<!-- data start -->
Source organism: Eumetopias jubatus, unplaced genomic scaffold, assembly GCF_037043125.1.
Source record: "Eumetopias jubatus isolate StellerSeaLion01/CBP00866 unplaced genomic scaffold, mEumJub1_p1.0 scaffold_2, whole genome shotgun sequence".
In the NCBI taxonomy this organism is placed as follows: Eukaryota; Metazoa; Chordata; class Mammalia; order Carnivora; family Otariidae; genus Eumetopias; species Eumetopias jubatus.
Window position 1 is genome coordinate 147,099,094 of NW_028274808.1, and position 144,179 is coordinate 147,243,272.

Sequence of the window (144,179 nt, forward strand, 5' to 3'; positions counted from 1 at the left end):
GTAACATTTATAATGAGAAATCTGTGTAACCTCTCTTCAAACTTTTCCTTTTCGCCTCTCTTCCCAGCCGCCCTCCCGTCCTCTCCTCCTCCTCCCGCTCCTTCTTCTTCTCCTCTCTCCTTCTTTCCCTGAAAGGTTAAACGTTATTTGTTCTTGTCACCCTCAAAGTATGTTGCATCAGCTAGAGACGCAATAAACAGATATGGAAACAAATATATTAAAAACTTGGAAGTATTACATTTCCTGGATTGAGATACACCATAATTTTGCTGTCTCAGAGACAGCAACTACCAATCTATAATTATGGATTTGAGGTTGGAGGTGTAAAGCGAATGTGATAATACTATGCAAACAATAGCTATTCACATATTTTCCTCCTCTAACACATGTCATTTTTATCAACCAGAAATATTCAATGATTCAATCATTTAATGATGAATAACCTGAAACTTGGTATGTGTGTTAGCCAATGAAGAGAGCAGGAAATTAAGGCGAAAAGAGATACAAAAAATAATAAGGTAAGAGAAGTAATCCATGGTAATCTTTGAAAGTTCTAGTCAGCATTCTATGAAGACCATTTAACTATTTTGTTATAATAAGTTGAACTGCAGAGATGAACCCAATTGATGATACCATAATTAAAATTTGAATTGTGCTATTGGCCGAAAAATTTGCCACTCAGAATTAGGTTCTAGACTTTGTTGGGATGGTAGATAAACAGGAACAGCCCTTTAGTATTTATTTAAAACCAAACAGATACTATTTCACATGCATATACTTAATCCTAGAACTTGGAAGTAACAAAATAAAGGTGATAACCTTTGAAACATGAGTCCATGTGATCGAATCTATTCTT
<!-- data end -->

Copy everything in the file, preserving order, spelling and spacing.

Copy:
Source organism: Eumetopias jubatus, unplaced genomic scaffold, assembly GCF_037043125.1.
Source record: "Eumetopias jubatus isolate StellerSeaLion01/CBP00866 unplaced genomic scaffold, mEumJub1_p1.0 scaffold_2, whole genome shotgun sequence".
In the NCBI taxonomy this organism is placed as follows: Eukaryota; Metazoa; Chordata; class Mammalia; order Carnivora; family Otariidae; genus Eumetopias; species Eumetopias jubatus.
Window position 1 is genome coordinate 147,099,094 of NW_028274808.1, and position 144,179 is coordinate 147,243,272.

Sequence of the window (144,179 nt, forward strand, 5' to 3'; positions counted from 1 at the left end):
GTAACATTTATAATGAGAAATCTGTGTAACCTCTCTTCAAACTTTTCCTTTTCGCCTCTCTTCCCAGCCGCCCTCCCGTCCTCTCCTCCTCCTCCCGCTCCTTCTTCTTCTCCTCTCTCCTTCTTTCCCTGAAAGGTTAAACGTTATTTGTTCTTGTCACCCTCAAAGTATGTTGCATCAGCTAGAGACGCAATAAACAGATATGGAAACAAATATATTAAAAACTTGGAAGTATTACATTTCCTGGATTGAGATACACCATAATTTTGCTGTCTCAGAGACAGCAACTACCAATCTATAATTATGGATTTGAGGTTGGAGGTGTAAAGCGAATGTGATAATACTATGCAAACAATAGCTATTCACATATTTTCCTCCTCTAACACATGTCATTTTTATCAACCAGAAATATTCAATGATTCAATCATTTAATGATGAATAACCTGAAACTTGGTATGTGTGTTAGCCAATGAAGAGAGCAGGAAATTAAGGCGAAAAGAGATACAAAAAATAATAAGGTAAGAGAAGTAATCCATGGTAATCTTTGAAAGTTCTAGTCAGCATTCTATGAAGACCATTTAACTATTTTGTTATAATAAGTTGAACTGCAGAGATGAACCCAATTGATGATACCATAATTAAAATTTGAATTGTGCTATTGGCCGAAAAATTTGCCACTCAGAATTAGGTTCTAGACTTTGTTGGGATGGTAGATAAACAGGAACAGCCCTTTAGTATTTATTTAAAACCAAACAGATACTATTTCACATGCATATACTTAATCCTAGAACTTGGAAGTAACAAAATAAAGGTGATAACCTTTGAAACATGAGTCCATGTGATCGAATCTATTCTT